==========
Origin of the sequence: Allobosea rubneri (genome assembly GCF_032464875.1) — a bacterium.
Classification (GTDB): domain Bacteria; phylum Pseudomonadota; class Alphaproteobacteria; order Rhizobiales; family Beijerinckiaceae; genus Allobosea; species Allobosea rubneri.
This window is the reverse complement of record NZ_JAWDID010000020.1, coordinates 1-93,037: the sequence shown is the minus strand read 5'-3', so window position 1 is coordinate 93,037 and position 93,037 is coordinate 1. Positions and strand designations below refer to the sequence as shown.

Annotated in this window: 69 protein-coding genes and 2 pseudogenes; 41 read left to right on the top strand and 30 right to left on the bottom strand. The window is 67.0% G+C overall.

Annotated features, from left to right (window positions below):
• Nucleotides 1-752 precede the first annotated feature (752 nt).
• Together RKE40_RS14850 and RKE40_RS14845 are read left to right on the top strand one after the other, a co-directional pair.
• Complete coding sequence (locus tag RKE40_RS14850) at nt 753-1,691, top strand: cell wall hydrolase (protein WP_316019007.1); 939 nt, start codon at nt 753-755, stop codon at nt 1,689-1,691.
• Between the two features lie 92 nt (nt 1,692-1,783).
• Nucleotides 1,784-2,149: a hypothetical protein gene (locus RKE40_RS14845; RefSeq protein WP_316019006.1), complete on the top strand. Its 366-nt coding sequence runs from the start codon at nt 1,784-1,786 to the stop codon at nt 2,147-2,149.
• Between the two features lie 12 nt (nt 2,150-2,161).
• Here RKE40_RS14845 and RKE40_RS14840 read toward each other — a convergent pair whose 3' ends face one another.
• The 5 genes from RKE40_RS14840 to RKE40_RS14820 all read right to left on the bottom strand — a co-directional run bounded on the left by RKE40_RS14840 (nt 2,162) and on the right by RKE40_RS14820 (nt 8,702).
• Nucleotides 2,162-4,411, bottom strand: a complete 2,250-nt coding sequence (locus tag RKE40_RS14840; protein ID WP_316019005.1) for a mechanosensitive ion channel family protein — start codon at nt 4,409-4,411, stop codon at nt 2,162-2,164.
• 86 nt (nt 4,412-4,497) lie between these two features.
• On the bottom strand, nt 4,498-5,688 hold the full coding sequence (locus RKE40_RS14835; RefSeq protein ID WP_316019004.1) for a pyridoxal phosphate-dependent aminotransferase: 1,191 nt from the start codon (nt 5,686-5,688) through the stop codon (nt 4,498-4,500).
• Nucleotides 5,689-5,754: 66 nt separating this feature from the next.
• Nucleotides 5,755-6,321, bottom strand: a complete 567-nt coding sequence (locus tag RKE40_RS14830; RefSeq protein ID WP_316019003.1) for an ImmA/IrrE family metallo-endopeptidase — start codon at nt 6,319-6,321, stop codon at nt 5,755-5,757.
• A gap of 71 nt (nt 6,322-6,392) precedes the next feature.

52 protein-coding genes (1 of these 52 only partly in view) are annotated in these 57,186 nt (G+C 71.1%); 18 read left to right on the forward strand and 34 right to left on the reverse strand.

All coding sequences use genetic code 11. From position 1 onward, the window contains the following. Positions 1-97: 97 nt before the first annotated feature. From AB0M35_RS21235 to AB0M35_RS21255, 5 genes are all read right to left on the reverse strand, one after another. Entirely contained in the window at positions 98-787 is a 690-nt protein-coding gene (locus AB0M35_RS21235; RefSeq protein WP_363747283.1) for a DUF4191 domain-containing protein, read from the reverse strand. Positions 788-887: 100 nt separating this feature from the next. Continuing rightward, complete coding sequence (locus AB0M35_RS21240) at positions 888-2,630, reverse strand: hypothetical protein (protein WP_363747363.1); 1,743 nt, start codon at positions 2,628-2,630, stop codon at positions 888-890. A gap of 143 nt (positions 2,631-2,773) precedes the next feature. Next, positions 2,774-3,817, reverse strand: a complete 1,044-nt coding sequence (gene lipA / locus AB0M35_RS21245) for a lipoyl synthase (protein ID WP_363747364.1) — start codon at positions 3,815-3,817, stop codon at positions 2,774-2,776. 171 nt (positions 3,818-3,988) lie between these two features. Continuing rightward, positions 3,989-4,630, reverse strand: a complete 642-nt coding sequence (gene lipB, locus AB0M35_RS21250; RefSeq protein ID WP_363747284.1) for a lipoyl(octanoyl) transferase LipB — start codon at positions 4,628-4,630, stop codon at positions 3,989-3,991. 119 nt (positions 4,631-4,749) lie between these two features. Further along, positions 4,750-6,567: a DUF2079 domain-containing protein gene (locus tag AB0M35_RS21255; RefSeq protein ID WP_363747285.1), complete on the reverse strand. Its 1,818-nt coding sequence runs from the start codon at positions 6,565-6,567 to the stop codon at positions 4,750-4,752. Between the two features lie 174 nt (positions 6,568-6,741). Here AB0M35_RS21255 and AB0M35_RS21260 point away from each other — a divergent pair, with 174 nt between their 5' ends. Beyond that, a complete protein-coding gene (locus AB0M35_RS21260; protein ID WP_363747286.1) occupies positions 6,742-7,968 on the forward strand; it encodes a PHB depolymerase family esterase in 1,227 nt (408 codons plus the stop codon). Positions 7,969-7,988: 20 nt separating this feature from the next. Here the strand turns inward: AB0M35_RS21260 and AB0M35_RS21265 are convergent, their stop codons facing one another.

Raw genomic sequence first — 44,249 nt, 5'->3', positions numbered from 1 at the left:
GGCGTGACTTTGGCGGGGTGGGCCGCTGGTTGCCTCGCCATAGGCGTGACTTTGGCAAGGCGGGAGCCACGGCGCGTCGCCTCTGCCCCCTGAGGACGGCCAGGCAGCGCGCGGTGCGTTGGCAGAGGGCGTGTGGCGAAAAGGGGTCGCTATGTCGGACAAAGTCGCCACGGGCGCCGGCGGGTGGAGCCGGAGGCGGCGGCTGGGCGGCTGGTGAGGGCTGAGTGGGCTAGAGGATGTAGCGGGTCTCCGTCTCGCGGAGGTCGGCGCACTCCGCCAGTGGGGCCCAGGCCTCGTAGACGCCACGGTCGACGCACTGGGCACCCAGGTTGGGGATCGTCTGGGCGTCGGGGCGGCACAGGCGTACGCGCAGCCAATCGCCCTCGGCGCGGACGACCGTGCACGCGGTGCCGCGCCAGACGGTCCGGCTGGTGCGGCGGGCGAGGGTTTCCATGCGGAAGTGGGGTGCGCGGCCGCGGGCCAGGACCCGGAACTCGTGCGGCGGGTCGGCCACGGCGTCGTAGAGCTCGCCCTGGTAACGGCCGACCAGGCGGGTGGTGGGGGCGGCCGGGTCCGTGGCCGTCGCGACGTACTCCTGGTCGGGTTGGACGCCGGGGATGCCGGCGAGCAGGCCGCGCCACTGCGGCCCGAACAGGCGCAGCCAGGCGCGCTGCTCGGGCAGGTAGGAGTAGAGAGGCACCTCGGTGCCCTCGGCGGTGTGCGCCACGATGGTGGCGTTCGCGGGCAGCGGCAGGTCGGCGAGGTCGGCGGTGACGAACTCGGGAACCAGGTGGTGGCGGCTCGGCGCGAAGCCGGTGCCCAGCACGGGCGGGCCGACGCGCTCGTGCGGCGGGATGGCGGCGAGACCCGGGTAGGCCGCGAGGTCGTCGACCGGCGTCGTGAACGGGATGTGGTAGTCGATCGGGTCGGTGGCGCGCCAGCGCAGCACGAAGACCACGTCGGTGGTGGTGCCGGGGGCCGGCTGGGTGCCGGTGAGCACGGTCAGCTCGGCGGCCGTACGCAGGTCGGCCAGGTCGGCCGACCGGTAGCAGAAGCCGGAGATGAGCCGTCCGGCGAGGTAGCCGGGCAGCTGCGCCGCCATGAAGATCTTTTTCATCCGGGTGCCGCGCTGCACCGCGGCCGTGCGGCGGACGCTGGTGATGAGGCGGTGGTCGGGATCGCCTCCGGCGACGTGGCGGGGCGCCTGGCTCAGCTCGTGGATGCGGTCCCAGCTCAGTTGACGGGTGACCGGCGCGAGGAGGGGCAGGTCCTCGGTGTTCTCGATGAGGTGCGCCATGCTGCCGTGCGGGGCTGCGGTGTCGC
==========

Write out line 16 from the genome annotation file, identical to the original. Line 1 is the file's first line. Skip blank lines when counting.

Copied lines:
• On the bottom strand, nt 4,498-5,688 hold the full coding sequence (locus RKE40_RS14835; RefSeq protein ID WP_316019004.1) for a pyridoxal phosphate-dependent aminotransferase: 1,191 nt from the start codon (nt 5,686-5,688) through the stop codon (nt 4,498-4,500).